Half a century on and some of the world’s best footballers will be hoping to etch their own name in the history books at Euro 2020. England will be there and Gareth Southgate’s buccaneering young squad are among the pre-tournament favourites. But we’ve been here before, haven’t we?
Fresh from the hugely successful Rugby World Cup, all eyes will once again be on Japan as it hosts the summer Olympics.
Four years ago in Rio, Team GB came second in the overall medals table, sandwiched between the United States and China, with a total of 67 medals. That may prove to be a high watermark with Britain’s medal count predicted to drop due to lower expectations in rowing, track cycling and gymnastics.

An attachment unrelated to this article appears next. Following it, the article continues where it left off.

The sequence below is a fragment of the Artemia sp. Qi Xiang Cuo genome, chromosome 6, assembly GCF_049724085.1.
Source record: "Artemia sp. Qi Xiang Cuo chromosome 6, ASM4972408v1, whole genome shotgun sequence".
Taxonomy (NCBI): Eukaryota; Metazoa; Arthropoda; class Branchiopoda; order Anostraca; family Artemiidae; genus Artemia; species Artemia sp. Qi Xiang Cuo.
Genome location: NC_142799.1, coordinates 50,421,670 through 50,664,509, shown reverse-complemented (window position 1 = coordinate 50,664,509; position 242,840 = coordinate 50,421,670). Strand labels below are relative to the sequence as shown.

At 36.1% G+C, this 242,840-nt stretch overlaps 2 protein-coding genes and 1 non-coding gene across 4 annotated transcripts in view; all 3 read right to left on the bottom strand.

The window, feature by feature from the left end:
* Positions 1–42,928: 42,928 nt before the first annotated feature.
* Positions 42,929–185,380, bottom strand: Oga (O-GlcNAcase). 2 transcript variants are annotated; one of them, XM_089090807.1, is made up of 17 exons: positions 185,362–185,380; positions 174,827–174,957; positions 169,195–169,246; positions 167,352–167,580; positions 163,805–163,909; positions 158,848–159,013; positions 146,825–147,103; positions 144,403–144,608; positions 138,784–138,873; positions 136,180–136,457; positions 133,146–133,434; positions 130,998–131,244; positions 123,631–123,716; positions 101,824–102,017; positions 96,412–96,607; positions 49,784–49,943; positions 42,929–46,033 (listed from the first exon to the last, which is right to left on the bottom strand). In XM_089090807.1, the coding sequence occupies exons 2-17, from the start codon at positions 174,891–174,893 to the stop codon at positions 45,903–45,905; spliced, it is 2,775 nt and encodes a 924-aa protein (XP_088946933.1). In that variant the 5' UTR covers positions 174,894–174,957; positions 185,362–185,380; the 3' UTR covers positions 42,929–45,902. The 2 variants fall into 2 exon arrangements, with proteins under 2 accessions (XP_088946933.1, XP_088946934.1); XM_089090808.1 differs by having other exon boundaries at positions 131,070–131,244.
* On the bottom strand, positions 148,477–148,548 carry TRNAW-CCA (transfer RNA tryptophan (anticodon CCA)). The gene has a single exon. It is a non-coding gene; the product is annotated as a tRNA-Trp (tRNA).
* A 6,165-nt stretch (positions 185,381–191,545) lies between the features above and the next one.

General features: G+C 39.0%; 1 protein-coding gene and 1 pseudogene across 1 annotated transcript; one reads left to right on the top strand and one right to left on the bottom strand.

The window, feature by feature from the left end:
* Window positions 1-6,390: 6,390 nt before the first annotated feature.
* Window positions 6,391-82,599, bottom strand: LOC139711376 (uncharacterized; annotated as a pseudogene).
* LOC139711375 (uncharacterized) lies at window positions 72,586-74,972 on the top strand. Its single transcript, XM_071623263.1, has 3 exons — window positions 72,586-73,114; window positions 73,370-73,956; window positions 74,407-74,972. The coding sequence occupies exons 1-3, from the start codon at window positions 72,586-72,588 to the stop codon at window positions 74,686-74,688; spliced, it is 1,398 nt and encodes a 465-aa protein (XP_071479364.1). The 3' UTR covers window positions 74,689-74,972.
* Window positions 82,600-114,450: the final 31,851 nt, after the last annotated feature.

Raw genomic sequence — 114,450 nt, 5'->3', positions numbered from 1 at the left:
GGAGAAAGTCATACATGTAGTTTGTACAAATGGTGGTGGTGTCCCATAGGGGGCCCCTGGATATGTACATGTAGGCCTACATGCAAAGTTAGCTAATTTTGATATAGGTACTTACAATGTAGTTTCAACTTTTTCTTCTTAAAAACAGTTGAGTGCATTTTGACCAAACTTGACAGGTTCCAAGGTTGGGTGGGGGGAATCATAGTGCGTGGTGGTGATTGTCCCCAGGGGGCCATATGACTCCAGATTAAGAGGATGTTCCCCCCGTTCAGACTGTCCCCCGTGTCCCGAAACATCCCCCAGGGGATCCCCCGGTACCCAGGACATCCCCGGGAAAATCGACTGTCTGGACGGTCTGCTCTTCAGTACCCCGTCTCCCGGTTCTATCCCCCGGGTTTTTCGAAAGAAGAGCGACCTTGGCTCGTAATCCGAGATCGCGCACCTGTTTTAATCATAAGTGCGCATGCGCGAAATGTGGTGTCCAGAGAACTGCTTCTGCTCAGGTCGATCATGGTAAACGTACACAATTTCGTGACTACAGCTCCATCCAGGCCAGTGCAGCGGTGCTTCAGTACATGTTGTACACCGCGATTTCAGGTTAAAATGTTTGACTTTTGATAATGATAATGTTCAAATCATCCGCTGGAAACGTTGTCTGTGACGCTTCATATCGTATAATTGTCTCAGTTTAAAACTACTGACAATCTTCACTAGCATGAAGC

There will, of course, be no shortage of talent on show. Dina Asher-Smith, fresh from her triumph in the 200m at last year’s World Championships, will be a big medal contender, as will heptathlete Katarina Johnson-Thompson. And then there’s the superstar of the pool, Adam Peaty.
The Tokyo Games will no doubt spark fond memories of London 2012, when for a few, tantalising weeks, the country came together during what proved to be a golden summer of sport. Let’s hope that spirit of joy, togetherness and pride returns.